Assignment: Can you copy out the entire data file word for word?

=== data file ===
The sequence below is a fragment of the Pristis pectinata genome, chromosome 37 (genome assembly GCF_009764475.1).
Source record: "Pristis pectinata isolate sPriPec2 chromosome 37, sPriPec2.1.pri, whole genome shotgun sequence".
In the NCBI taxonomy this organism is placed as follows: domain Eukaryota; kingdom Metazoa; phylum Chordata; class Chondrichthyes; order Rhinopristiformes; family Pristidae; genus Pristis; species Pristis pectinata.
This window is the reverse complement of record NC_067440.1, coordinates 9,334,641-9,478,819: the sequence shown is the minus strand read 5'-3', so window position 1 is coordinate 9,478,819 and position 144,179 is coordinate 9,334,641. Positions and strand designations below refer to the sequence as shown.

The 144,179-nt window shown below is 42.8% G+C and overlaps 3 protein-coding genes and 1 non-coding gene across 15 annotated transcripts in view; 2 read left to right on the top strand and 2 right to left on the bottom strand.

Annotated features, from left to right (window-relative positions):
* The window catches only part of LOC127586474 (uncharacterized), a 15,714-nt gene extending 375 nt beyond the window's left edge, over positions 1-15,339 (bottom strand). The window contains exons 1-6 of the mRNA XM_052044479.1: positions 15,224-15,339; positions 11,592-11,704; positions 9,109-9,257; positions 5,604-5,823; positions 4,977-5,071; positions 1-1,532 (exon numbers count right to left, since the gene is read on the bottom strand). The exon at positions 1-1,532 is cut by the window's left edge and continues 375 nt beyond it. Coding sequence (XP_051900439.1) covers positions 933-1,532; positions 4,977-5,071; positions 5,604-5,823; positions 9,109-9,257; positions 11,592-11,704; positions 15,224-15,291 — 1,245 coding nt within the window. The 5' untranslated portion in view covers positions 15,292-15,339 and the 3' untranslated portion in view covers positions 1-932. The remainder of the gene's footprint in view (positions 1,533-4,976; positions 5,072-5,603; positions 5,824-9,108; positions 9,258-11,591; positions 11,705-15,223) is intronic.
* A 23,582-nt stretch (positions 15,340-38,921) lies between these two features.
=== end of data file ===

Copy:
The sequence below is a fragment of the Pristis pectinata genome, chromosome 37 (genome assembly GCF_009764475.1).
Source record: "Pristis pectinata isolate sPriPec2 chromosome 37, sPriPec2.1.pri, whole genome shotgun sequence".
In the NCBI taxonomy this organism is placed as follows: domain Eukaryota; kingdom Metazoa; phylum Chordata; class Chondrichthyes; order Rhinopristiformes; family Pristidae; genus Pristis; species Pristis pectinata.
This window is the reverse complement of record NC_067440.1, coordinates 9,334,641-9,478,819: the sequence shown is the minus strand read 5'-3', so window position 1 is coordinate 9,478,819 and position 144,179 is coordinate 9,334,641. Positions and strand designations below refer to the sequence as shown.

The 144,179-nt window shown below is 42.8% G+C and overlaps 3 protein-coding genes and 1 non-coding gene across 15 annotated transcripts in view; 2 read left to right on the top strand and 2 right to left on the bottom strand.

Annotated features, from left to right (window-relative positions):
* The window catches only part of LOC127586474 (uncharacterized), a 15,714-nt gene extending 375 nt beyond the window's left edge, over positions 1-15,339 (bottom strand). The window contains exons 1-6 of the mRNA XM_052044479.1: positions 15,224-15,339; positions 11,592-11,704; positions 9,109-9,257; positions 5,604-5,823; positions 4,977-5,071; positions 1-1,532 (exon numbers count right to left, since the gene is read on the bottom strand). The exon at positions 1-1,532 is cut by the window's left edge and continues 375 nt beyond it. Coding sequence (XP_051900439.1) covers positions 933-1,532; positions 4,977-5,071; positions 5,604-5,823; positions 9,109-9,257; positions 11,592-11,704; positions 15,224-15,291 — 1,245 coding nt within the window. The 5' untranslated portion in view covers positions 15,292-15,339 and the 3' untranslated portion in view covers positions 1-932. The remainder of the gene's footprint in view (positions 1,533-4,976; positions 5,072-5,603; positions 5,824-9,108; positions 9,258-11,591; positions 11,705-15,223) is intronic.
* A 23,582-nt stretch (positions 15,340-38,921) lies between these two features.